'Fat cat' salaries for senior Northamptonshire County Council staff sends out 'wrong message' to workers

One Angel Square
One Angel Square

Opposition councillors say that Northamptonshire County Council needs to think about the message it is sending to its workers when they are denied a pay rise while senior officers are earning high salaries.

It was revealed this morning that 19 employees were earning more than £100,000 at the county council in 2017/18, the highest in the East Midlands region and the joint 10th highest in the country.

Labour councillor Mick Scrimshaw questioned whether local councils should be paying such high figures to its senior officers

Labour councillor Mick Scrimshaw questioned whether local councils should be paying such high figures to its senior officers

The figures, compiled by the TaxPayers’ Alliance, come from the same financial year in which the council ended with a £41.5million deficit, paid off its chief executive £142,000 and became the first authority in two decades to issue a section 114 notice banning all non-essential spending.

But Labour’s finance spokesman, Councillor Mick Scrimshaw, doesn’t feel like lessons have been learned in the resulting months.

It was revealed this week that the new children’s director Sally Hodges was earning £1,100 a day, working out at an annual salary of £258,000.

Councillor Scrimshaw said: “We had 19 employees earning more than £2million between them in 2017/18. I’m sorry, but there are some big figures in that and I would question whether the public sector should be paying those kinds of figures.

Liberal Democrat leader Councillor Chris Stanbra said that senior officers earning such high wages while the workforce were denied a pay rise 'sends the wrong message'

Liberal Democrat leader Councillor Chris Stanbra said that senior officers earning such high wages while the workforce were denied a pay rise 'sends the wrong message'

“I understand we have to get good quality people but I don’t think people in the public sector should be earning that kind of money. If they want that kind of salary then go and work in banks or finance. Their motivation surely should be providing public services.

“I’m very worried that NCC, which is financially having to tighten its belt, is paying these kinds of sums. Since then we have the new chief executive and new director of children’s services, who is earning an absolute fortune.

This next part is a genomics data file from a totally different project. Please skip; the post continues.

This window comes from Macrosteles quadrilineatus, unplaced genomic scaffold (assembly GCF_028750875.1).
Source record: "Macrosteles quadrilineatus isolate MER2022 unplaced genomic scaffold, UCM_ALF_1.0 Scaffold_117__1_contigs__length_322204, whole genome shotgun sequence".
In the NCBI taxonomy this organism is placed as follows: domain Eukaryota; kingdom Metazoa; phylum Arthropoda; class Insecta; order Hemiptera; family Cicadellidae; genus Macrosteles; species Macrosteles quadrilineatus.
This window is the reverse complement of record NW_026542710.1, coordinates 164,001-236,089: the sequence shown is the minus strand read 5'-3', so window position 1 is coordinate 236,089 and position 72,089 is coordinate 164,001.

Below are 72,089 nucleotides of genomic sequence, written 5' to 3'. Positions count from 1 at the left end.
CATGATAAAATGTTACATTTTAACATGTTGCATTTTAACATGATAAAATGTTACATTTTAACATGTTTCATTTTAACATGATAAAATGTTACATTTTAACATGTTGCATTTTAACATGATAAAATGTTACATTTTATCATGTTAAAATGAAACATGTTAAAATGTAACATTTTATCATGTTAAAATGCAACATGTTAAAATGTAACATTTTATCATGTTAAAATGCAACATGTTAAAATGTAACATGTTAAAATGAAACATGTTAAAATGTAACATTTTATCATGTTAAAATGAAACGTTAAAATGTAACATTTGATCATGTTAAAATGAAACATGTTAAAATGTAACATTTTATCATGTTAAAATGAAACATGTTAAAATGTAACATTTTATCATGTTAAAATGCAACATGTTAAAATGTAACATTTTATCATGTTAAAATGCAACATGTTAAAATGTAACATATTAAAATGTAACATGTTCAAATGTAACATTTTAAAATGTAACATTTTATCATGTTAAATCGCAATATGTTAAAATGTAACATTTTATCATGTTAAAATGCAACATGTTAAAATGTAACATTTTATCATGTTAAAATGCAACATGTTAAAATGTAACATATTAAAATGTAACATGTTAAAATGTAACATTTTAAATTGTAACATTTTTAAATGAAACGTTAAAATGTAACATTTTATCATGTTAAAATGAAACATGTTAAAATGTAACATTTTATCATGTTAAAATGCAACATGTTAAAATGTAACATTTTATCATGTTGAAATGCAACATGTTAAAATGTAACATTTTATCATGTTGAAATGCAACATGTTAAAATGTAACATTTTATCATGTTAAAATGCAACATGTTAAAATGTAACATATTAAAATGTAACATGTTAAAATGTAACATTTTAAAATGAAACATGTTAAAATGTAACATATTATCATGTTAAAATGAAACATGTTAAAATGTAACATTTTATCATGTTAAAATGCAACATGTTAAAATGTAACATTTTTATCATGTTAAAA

“Then we’re seeing £18,000 pension contributions to some individuals when some people don’t even earn that as a salary.

“The lessons are not being learned. We are supposed to be tightening our belt, and even following the lifting of the section 114 notice recently, every little bit of expenditure has to be signed off. But we are still paying these massive salaries, and that can’t be right.

“It’s something that’s happening across all councils, so that when NCC has to look for a new officer or executive, they have to fight against those kinds of salaries elsewhere and their argument is that it’s the going rate for the best.

“There’s a systematic culture issue across local government. This is public money and it’s at a time when children’s social workers can’t be recruited because of the pay and conditions.

“What sort of message does it send from the people at the top of the organisation to the workers that they rely on below them. It’s the wrong message. The whole system seems to be crazy.”

Liberal Democrat leader Councillor Chris Stanbra agreed that the county had to think about the message it was sending to staff, who were recently told that the authority would give them a rise but only if they could ‘afford it’.

He said: “It’s certainly unsustainable for councils to pay out these sums, and you question why they need so many people to earn these kinds of salaries. The council has to compete in the marketplace for these kind of people, but I think that the number of people earning it is more than is needed in lots of cases. Northamptonshire should be looking at its senior management structure.

“There’s a big challenge for the head of children’s services to show that she is worth the money she is being paid, and I wish her luck in that.

“But it sends completely the wrong message. It says that it’s one rule for the staff, and another for the senior officers. It’s completely wrong, it’s been badly handled by the management and political leadership, and they need to think about that message they are sending.”

The figures from 2017/18 showed that the then chief executive Dr Paul Blantern, who left half way through the financial year in October 2017, pocketed more than £277,000 from the authority - making him the 19th highest paid council employee in the country at the time.

It was also revealed that he received £142,000 as a farewell payment, which included a £95,000 settlement that was revealed just two months after his departure through a Freedom of Information request.

But Dr Blantern’s legacy has been criticised, with his ‘Next Generation’ model of outsourcing services being attributed as a contributory factor for the county council sliding towards financial oblivion.

Councillor Scrimshaw added: “The £95,000 settlement was the secret handshake that we weren’t supposed to know about, but was uncovered through an FoI.

“If we go back to when Dr Blantern was in that post, I can clearly remember the then leader Jim Harker saying how innovative Northamptonshire was being and that they were leading the way with the Next Generation model.

“They couldn’t understand why other councils weren’t doing it, and I think we’ve found out why. Clearly he should not have been one of the top paid people in the country, because his answer to the financial predicament was a wrong answer.”

The county council has said that staff salaries ‘reflect responsibilities associated with the posts’, many of which require ‘highly-qualified, professional staff’.